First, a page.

With its M2 Pro and M2 Max processors, Apple is repeating a strategy that worked well for its previous M1 designs. By grafting some extra circuitry onto an efficient chip base, Apple can offer a significant upgrade to its new M2-based MacBook Pro laptops without a complete chip overhaul.
Apple introduced its first in-house Mac processor, the M1, for MacBook Air laptops arriving in 2020. The M1 already took advantage of chip design work for the iPhone’s A-series chips, but Apple beefed up the M1 with more cores. of processing to manufacture the M1 Pro and M1 Max in late 2021 for high-end MacBook Pro laptops. Then, in 2022, it glued two M1 Max chips into the higher-end M1 Ultra.
Now Apple is going the same way with the M2, which debuted in 2022 and is now joined by the M2 Pro and M2 Max for new MacBook Pro models. If history continues to repeat itself, we could see a Mac Pro based on a huge M2 Ultra processor in the coming months.
The chip speed increase over the M1 equivalents that debuted 15 months ago is significant: at least 20% by Apple’s measurements. Owners of one-year M1 generation MacBook Pro laptops to upgrade. But for those using older Macs based on the older Intel chips that Apple ousted from its product lineup, the increased speed and better battery life could be much more appealing.
“These new Macs should help drive Intel’s transition to the M-series in 23,” Creative Strategies analyst Ben Bajarin. he said in a tweet Tuesday. His firm estimates that 42% of Mac owners in the US still use Intel-based models, and the fraction is likely higher worldwide.
Apple did not respond to requests for comment. Intel declined to comment.
How did Apple speed up the M2 Pro and M2 Max chips?
The M2 Pro and Max chips are faster thanks to new designs of the chip’s central processing unit cores for general computing and graphics processing unit cores to handle graphics tasks and some other jobs that run on GPU. The new designs also have more CPUs, GPUs, and another type of core to speed up AI tasks, which Apple calls the Neural Engine.
The M1 Pro has either eight or 10 CPU cores, depending on configuration, and the M1 Max has 10. The M2 Pro has 10 or 12, and the M2 Max has 12. The M2 generation is 20% faster, Apple said, citing unspecified data but industry standard speed tests.
CPU performance is the foundation of everything a processor does, and all M-series Pro and Max models employ four energy-efficient CPU cores for better battery life. The remaining CPU cores offer higher performance cores for more important work. Intel has also taken this approach, pioneered for smartphones.
For the GPUs, which are used for tasks like gaming and photo and video editing, the M1 Pro came with 14 or 16 cores and the M1 Max with 16 to 32 cores. The M2 Pro bumps that up to 16 or 19 GPU cores, and the M2 Max to 30 or 38. The M2 GPU performance is 30% faster, though some of the speed boost comes from better on-chip cache. Apple said.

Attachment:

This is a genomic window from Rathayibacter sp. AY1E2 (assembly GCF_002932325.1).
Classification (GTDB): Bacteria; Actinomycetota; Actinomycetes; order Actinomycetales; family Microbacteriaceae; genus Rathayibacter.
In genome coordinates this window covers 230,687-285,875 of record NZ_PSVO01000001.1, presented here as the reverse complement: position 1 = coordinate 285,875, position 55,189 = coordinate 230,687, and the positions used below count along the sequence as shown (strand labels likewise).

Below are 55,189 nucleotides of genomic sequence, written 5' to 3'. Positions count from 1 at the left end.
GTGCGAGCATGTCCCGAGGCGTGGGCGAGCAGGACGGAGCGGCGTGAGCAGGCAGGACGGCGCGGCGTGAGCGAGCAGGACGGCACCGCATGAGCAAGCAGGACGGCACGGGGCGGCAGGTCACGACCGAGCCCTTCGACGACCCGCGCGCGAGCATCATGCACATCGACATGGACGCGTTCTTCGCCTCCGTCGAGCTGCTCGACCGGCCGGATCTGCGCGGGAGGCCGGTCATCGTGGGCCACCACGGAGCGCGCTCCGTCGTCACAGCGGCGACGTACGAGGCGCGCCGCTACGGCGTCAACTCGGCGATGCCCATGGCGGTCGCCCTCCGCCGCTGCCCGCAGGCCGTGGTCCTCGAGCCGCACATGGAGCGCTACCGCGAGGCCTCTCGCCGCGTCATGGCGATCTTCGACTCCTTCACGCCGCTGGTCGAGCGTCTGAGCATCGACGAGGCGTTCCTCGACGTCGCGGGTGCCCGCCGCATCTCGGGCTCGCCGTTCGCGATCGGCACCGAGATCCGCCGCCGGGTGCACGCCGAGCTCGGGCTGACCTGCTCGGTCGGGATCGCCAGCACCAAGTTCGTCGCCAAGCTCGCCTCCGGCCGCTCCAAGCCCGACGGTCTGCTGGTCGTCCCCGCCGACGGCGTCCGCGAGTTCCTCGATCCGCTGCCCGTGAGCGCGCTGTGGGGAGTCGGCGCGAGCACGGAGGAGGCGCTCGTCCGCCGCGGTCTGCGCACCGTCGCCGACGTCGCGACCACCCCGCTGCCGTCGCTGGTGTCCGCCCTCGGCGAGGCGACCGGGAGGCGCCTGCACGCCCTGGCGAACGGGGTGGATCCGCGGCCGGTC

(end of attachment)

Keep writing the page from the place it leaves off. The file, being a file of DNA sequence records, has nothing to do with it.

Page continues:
The neural engine has 16 cores in the M1 and M2 generations, but Apple boasts that its AI performance is 40% faster with the new chips. AI software is just getting started, but it’s used in important jobs like Adobe Photoshop image editing, and you can expect AI performance to become increasingly important as more developers discover it.
The speed gains compared to Intel-based Macs, which use years-old Intel chips, are more noticeable. The M2 Pro is 2.5 times faster at compiling software and 80% faster at editing Photoshop images compared to a previous 16-inch MacBook with an Intel i9 processor, Apple said. As for the M2 Max, it is two times faster in video color adjustments and six times faster in Da Vinci Resolve video editing.
Part of the speed boost in the M2 Max comes from faster memory transfer, which doubles to 400 megabytes per second, helping with data-intensive tasks like video editing and 3D modeling. The new M2 Max models also support up to 96 GB of memory, compared to 64 GB for the M1 Max.
We won’t see third-party speed tests until MacBook Pro reviews with the M2 Pro and Max processors arrive. CNET editor Dan Ackerman gave the M2-based MacBook Air, Editor’s Choice praise, citing its “excellent performance and battery life.”
However, that model came with a $200 price increase over its predecessor, and the M2-generation MacBook Pro laptops aren’t cheap either. The model with a 14-inch screen and the lower-end 10-core M2 Pro is $1,999; with a 12-core M2 Max and other improvements, the price increases to $3,099. 16-inch models start at $2,499 but go up to $3,499 with an M2 Max processor and more storage.
How are the M2 Pro and M2 Max chips built?
As with all processors designed by Apple in recent years, Taiwan Semiconductor Manufacturing Co. (TSMC) builds the chips.
As with the M2, the M2 Pro and Max are built using a second-generation 5-nanometer manufacturing process. (A nanometer is one billionth of a meter, and lower nanometer chip manufacturing processes refer to more advanced manufacturing processes. However, for years, the numbers have been mere labels of convenience, not actual measurements. that signify real miniaturization progress).
New manufacturing processes shrink the fundamental electronic elements of chips, called transistors, though that miniaturization is more difficult these days. That allows more circuitry on one chip. The transistor count increased from 33.7 billion in the M1 Pro to 40 billion in the M2 Pro; Max models increased from 57 billion to 67 billion.
TSMC has begun mass manufacturing products on a newer 3 nanometer (3nm) process. Expect it to be used for future iPhone, iPad, and Mac processors, a move that should allow for even more transistors.
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